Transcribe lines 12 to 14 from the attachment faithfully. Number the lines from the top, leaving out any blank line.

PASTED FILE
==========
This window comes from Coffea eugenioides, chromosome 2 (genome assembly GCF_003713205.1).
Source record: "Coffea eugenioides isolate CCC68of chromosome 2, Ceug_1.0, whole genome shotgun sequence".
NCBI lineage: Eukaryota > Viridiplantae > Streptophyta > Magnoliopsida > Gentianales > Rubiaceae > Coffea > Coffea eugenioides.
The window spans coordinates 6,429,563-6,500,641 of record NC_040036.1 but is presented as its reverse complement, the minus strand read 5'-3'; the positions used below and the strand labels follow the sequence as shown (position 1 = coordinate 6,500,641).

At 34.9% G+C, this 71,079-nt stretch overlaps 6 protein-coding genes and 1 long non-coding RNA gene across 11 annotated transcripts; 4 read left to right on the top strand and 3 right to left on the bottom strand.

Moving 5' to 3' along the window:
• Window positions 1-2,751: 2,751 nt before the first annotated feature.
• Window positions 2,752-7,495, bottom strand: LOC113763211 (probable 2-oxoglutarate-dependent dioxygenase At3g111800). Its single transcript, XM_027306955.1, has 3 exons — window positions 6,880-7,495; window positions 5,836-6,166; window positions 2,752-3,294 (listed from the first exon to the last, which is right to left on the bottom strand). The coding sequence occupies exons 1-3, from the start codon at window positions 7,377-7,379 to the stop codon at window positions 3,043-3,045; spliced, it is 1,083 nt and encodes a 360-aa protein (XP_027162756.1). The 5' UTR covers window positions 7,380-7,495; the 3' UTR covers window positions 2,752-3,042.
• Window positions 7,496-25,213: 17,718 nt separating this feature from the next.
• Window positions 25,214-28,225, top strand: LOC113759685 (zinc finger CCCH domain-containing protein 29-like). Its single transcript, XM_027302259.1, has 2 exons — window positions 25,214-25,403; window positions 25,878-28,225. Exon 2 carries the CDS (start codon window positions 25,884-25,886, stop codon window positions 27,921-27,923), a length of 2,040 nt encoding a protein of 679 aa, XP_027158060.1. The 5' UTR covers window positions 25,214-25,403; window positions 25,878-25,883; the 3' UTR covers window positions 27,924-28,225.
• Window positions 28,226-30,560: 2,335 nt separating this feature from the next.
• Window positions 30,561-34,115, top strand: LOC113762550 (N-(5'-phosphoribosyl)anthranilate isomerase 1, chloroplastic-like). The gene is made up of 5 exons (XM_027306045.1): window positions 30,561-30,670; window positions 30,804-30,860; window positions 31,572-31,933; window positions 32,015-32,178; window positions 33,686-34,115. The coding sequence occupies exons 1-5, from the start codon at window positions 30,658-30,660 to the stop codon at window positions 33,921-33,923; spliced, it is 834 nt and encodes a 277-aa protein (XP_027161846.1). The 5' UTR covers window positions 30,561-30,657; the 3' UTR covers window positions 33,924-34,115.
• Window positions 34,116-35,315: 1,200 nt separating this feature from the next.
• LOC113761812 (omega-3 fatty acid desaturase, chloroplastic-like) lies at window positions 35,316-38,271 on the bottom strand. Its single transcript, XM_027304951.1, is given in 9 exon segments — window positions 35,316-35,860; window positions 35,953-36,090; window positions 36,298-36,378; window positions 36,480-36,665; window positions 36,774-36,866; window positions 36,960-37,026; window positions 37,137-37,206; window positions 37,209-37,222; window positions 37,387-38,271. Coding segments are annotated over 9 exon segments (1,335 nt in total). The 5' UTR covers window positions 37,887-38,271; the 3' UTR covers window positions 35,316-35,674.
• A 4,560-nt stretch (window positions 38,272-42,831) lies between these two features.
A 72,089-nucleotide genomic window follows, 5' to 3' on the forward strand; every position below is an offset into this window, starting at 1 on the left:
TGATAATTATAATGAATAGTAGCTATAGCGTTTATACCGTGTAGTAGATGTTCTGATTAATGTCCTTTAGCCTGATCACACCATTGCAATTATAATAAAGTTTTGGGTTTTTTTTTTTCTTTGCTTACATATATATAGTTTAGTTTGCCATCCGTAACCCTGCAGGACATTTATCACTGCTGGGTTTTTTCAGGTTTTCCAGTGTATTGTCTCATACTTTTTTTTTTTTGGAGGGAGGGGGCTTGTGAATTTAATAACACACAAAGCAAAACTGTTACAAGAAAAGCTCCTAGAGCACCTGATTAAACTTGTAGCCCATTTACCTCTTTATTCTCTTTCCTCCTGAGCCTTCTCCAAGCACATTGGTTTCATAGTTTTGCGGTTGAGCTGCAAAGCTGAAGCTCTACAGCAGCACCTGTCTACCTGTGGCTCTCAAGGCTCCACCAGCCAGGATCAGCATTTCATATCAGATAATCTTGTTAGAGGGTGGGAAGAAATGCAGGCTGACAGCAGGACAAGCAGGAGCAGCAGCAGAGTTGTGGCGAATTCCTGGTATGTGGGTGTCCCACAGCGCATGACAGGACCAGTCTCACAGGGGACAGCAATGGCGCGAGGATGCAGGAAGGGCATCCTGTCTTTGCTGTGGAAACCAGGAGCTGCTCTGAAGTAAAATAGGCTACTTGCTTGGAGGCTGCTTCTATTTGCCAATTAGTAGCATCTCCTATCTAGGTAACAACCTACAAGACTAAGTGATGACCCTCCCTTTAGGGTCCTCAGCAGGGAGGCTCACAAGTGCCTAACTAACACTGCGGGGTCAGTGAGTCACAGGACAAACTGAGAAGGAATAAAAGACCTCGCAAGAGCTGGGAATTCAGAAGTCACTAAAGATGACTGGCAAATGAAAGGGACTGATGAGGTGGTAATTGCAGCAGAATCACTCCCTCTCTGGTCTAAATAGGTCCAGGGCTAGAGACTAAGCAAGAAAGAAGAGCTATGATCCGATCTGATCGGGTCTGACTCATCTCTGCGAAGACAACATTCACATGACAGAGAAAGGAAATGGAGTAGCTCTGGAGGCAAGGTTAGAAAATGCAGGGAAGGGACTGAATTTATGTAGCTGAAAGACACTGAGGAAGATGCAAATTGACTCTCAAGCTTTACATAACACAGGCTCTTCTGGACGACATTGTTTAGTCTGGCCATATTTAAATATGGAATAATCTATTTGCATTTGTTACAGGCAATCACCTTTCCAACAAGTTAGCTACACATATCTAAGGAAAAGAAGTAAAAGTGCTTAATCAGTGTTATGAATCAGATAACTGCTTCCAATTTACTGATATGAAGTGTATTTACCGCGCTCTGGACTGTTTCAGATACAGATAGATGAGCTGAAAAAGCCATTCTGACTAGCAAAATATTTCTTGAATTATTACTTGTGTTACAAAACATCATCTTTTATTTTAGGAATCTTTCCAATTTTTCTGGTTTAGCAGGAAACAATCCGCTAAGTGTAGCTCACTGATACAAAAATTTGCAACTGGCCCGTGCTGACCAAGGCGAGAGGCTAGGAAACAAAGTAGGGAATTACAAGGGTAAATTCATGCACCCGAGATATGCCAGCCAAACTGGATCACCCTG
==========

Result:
• Window positions 30,561-34,115, top strand: LOC113762550 (N-(5'-phosphoribosyl)anthranilate isomerase 1, chloroplastic-like). The gene is made up of 5 exons (XM_027306045.1): window positions 30,561-30,670; window positions 30,804-30,860; window positions 31,572-31,933; window positions 32,015-32,178; window positions 33,686-34,115. The coding sequence occupies exons 1-5, from the start codon at window positions 30,658-30,660 to the stop codon at window positions 33,921-33,923; spliced, it is 834 nt and encodes a 277-aa protein (XP_027161846.1). The 5' UTR covers window positions 30,561-30,657; the 3' UTR covers window positions 33,924-34,115.
• Window positions 34,116-35,315: 1,200 nt separating this feature from the next.
• LOC113761812 (omega-3 fatty acid desaturase, chloroplastic-like) lies at window positions 35,316-38,271 on the bottom strand. Its single transcript, XM_027304951.1, is given in 9 exon segments — window positions 35,316-35,860; window positions 35,953-36,090; window positions 36,298-36,378; window positions 36,480-36,665; window positions 36,774-36,866; window positions 36,960-37,026; window positions 37,137-37,206; window positions 37,209-37,222; window positions 37,387-38,271. Coding segments are annotated over 9 exon segments (1,335 nt in total). The 5' UTR covers window positions 37,887-38,271; the 3' UTR covers window positions 35,316-35,674.